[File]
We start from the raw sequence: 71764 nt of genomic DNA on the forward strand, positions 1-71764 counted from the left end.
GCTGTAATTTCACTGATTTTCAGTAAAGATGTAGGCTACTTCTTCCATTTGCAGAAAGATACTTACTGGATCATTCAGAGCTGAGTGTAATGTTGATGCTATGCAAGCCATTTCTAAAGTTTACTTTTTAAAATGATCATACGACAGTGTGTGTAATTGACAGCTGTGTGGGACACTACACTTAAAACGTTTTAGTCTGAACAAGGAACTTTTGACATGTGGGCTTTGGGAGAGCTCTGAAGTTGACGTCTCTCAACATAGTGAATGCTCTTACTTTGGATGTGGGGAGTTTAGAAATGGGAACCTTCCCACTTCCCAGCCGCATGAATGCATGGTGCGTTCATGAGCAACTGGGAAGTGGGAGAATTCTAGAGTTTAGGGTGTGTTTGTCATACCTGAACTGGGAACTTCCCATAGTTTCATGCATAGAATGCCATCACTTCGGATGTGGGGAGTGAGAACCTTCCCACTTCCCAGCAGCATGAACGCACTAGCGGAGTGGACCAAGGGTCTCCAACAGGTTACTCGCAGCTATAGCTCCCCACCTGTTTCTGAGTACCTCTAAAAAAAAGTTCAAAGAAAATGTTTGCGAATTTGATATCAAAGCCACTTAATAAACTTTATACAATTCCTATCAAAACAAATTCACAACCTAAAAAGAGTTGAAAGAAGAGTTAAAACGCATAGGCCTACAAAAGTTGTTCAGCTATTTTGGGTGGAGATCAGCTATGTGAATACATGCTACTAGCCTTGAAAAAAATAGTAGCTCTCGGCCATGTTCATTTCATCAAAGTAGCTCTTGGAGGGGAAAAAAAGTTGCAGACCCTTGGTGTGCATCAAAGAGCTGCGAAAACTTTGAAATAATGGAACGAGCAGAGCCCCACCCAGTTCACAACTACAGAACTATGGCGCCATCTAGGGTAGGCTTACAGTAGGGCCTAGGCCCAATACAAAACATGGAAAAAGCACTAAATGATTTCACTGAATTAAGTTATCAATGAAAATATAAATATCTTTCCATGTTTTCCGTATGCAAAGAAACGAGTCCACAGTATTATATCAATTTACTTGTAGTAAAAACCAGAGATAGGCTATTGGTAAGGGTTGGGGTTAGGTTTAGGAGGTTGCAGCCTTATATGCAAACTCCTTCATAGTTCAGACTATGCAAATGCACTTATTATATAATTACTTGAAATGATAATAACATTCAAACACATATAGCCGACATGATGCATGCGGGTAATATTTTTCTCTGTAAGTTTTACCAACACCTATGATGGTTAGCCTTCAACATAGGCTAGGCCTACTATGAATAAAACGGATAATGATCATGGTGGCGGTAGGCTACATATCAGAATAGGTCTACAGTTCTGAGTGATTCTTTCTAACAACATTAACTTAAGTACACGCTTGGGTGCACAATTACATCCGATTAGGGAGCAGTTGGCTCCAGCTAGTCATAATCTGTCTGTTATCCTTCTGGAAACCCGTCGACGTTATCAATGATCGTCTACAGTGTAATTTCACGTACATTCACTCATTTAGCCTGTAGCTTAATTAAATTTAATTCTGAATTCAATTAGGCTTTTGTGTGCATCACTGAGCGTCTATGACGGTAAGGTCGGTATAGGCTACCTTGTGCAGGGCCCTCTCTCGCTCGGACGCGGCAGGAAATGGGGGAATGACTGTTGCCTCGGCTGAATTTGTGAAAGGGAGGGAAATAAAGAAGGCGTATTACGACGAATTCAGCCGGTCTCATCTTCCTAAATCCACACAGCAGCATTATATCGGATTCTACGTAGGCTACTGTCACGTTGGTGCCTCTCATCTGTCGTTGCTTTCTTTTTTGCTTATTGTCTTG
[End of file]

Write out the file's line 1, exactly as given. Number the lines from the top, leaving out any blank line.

We start from the raw sequence: 71764 nt of genomic DNA on the forward strand, positions 1-71764 counted from the left end.